1st Edition

Laws And Explanation In The Social Sciences





ISBN 9780813336480
Published October 6, 1998 by Routledge
207 Pages

USD $46.95

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Book Description

The first full-length defense of social scientific laws to appear in the last twenty years, this book upholds the prospect of the nomological explanation of human behavior against those who maintain that this approach is impossible, impractical, or irrelevant. By pursuing an analogy with the natural sciences, Mclntyre shows that the barriers to nomological inquiry within the social sciences are not generated by factors unique to social inquiry, but arise from a largely common set of problems that face any scientific endeavor. All of the most widely supported arguments against social scientific laws have failed largely due to adherence to a highly idealized conception of nomologicality (allegedly drawn from the natural sciences themselves) and the limited doctrine of "descriptivism." Basing his arguments upon a more realistic view of scientific theorizing that emphasizes the pivotal role of "redescription" in aiding the search for scientific laws, Mclntyre is optimistic about attaining useful law-like explanations of human behavior.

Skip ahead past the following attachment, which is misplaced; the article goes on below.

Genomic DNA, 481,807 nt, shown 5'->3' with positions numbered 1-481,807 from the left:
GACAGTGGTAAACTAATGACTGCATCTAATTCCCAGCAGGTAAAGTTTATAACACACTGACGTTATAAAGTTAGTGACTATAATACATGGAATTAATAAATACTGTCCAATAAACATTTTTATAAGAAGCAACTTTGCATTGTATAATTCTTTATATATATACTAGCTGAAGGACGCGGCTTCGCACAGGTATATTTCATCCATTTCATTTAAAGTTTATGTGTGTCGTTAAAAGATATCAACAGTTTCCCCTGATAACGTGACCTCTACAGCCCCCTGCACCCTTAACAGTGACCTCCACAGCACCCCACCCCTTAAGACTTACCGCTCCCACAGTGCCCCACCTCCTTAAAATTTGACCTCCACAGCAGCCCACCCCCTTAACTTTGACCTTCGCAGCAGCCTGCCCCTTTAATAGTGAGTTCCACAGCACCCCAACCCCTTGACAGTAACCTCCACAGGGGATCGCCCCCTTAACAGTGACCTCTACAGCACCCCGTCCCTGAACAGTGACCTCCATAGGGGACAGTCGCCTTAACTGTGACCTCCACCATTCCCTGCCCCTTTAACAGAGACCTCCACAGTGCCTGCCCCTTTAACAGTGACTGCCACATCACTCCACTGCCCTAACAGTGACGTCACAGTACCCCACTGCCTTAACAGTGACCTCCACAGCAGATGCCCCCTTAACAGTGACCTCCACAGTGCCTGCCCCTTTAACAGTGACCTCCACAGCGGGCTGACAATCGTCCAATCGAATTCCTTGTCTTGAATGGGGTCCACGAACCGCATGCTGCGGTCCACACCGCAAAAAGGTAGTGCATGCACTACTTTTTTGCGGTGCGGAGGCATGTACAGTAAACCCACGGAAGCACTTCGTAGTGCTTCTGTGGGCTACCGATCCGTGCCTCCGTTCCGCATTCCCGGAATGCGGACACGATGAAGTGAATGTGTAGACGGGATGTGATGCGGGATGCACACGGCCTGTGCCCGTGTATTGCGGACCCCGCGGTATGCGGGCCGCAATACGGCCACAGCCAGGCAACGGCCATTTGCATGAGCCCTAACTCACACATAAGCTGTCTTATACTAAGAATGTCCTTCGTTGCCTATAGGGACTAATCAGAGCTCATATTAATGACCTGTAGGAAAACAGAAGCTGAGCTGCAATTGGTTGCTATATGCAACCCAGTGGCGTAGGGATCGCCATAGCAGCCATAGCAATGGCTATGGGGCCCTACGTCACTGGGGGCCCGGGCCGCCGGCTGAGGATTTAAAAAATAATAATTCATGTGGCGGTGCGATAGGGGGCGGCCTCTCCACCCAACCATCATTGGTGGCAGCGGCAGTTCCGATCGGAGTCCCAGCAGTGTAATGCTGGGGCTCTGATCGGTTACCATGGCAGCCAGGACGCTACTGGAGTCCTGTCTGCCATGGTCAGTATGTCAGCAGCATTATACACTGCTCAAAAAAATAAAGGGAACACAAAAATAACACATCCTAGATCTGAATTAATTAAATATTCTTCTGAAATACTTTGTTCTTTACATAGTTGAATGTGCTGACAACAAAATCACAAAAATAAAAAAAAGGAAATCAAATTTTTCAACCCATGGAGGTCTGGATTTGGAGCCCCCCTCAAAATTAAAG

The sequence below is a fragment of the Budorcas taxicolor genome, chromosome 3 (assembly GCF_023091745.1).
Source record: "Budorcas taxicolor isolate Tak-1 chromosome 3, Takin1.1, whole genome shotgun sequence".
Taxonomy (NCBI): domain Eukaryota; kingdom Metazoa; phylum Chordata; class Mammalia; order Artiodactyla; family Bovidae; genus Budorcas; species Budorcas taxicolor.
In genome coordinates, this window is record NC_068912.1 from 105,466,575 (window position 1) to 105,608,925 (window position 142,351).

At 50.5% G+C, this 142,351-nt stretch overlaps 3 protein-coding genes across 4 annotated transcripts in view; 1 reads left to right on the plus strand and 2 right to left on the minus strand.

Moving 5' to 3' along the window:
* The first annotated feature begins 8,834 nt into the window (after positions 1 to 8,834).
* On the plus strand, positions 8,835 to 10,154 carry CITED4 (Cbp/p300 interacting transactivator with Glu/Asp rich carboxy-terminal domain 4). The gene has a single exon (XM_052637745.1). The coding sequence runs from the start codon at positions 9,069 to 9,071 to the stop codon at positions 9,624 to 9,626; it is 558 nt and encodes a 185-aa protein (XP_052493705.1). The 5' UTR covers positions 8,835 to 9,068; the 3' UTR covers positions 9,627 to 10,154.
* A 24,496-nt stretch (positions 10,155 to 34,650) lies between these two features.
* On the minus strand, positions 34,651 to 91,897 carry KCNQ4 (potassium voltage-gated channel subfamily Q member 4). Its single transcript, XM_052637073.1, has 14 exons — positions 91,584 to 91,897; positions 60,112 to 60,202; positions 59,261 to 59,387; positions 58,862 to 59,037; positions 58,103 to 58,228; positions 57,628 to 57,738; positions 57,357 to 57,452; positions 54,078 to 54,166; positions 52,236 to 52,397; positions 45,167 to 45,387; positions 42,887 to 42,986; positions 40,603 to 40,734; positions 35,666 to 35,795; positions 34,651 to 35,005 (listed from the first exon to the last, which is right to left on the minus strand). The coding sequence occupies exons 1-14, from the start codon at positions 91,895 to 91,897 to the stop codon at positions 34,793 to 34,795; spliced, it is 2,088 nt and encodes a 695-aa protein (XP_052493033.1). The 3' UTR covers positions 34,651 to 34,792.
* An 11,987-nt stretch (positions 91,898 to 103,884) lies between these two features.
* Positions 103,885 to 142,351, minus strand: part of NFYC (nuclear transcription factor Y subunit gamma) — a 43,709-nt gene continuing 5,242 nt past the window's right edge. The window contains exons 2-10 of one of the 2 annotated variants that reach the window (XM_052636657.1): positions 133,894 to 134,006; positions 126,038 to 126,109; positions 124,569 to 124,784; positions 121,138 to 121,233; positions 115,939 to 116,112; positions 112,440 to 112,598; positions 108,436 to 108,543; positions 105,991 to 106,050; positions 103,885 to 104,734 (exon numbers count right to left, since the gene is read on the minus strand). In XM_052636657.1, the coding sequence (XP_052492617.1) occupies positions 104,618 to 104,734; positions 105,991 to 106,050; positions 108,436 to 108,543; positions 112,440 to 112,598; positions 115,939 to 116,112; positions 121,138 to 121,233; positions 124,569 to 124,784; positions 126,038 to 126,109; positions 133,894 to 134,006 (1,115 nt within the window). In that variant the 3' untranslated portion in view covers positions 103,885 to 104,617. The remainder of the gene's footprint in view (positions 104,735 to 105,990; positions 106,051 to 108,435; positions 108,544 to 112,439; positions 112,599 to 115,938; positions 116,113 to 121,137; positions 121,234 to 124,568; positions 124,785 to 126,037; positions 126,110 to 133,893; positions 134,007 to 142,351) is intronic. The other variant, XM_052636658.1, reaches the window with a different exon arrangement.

Table of Contents

Preface -- The Nomological Ideal -- Fundamental Objections to Social Scientific Laws -- Practical Objections to Social Scientific Laws -- The Role of Laws in Scientific Understanding: The Case of Evolutionary Biology -- A Question of Relevance -- Metaphysical Interlude -- Prospects and Limitations of a Nomological Social Science

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